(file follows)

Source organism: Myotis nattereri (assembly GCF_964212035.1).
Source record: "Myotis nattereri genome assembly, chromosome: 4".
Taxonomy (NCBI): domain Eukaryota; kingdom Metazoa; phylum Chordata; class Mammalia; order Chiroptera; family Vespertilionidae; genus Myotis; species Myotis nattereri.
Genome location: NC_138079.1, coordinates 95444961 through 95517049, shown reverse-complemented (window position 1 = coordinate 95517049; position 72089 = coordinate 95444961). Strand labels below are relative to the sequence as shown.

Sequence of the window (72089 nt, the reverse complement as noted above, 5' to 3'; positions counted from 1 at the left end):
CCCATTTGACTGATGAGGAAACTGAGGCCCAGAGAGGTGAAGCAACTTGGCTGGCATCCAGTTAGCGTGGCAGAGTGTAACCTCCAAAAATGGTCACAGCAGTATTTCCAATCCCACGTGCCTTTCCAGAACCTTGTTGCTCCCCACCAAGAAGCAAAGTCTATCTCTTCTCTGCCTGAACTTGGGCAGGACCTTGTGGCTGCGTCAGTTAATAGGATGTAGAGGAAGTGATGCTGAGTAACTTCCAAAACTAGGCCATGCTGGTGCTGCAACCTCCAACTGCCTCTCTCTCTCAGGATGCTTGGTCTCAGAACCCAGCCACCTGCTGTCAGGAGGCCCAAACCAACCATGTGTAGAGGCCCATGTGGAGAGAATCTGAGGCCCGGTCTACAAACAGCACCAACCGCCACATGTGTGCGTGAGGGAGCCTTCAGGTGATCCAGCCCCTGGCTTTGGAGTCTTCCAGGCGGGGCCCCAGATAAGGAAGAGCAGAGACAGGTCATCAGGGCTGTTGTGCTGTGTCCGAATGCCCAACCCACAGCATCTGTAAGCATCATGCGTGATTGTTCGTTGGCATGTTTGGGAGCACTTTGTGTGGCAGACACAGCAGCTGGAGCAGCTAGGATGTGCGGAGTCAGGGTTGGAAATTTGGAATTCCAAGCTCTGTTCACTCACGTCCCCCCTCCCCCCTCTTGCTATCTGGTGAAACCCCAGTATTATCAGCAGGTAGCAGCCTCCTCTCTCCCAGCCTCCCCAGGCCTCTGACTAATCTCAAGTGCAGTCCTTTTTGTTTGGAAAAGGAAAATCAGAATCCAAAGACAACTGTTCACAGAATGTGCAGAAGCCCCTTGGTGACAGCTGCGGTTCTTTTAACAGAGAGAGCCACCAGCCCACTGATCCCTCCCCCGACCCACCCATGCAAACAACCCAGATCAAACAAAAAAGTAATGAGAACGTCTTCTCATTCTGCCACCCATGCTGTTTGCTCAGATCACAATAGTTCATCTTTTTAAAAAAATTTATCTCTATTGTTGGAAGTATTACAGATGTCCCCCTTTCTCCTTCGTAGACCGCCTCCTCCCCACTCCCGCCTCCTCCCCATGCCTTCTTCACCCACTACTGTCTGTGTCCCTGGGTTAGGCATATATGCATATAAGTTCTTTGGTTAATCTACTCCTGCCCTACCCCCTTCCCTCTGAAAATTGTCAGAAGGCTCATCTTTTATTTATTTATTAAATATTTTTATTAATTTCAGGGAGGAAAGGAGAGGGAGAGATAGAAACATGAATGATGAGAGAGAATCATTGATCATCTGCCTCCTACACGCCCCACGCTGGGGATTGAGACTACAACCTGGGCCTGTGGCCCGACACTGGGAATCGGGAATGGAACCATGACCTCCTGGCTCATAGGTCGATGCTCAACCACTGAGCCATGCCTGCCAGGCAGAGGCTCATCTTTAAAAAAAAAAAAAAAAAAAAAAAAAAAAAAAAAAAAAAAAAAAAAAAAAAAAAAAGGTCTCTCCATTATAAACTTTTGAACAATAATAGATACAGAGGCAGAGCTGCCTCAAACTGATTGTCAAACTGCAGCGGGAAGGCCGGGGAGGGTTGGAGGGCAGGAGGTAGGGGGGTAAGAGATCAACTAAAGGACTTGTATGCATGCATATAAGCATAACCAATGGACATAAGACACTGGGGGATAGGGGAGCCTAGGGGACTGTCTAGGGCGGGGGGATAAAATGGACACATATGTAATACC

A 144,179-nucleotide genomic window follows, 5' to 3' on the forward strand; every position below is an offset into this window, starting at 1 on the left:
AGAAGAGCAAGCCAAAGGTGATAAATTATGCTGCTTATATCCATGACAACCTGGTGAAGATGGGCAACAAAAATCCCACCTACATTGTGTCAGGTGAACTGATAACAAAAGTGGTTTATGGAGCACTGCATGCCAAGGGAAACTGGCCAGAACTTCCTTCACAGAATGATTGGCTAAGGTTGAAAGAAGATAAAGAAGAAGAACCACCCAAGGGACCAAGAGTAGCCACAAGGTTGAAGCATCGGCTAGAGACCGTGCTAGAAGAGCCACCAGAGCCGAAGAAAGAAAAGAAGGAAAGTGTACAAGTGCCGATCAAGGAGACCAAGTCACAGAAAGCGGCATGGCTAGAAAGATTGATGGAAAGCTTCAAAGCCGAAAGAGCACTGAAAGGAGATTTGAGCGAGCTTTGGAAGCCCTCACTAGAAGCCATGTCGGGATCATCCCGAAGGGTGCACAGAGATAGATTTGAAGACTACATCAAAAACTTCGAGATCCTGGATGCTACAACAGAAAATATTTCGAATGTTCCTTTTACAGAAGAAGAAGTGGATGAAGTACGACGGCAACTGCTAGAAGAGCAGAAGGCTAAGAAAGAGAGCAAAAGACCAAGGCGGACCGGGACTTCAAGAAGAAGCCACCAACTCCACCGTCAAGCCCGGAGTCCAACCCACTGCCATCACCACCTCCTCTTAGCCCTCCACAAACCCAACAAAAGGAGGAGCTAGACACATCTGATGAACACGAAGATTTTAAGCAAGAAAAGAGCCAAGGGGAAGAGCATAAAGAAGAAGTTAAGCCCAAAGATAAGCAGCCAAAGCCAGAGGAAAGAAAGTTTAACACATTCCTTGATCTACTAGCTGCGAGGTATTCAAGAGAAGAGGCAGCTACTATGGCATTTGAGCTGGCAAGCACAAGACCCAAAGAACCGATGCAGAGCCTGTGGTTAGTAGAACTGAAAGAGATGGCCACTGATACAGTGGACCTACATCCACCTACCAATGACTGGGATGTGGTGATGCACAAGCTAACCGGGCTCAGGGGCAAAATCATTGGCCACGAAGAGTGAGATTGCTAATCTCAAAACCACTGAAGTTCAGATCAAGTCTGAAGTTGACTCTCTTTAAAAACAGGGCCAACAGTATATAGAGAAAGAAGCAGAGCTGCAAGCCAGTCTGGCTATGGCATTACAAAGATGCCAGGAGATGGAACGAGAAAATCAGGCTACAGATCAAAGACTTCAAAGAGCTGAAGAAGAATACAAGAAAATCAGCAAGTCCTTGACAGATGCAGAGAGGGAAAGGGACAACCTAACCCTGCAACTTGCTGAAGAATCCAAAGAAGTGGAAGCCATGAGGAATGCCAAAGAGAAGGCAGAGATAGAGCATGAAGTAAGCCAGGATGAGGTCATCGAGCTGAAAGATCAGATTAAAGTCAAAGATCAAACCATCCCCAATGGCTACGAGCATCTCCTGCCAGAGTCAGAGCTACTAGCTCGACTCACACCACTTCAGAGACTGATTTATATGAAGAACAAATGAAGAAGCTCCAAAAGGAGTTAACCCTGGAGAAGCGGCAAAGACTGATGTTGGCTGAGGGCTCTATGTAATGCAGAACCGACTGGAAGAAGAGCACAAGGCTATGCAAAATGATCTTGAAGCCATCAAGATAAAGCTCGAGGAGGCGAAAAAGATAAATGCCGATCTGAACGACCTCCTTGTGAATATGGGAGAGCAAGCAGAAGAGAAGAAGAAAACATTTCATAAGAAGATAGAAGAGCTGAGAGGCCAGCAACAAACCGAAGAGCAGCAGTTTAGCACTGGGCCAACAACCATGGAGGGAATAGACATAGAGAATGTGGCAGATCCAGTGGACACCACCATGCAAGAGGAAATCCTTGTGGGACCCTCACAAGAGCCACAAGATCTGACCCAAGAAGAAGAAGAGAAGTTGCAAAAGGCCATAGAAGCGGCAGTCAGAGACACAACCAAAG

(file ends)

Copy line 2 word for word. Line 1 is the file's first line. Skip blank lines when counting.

Source record: "Myotis nattereri genome assembly, chromosome: 4".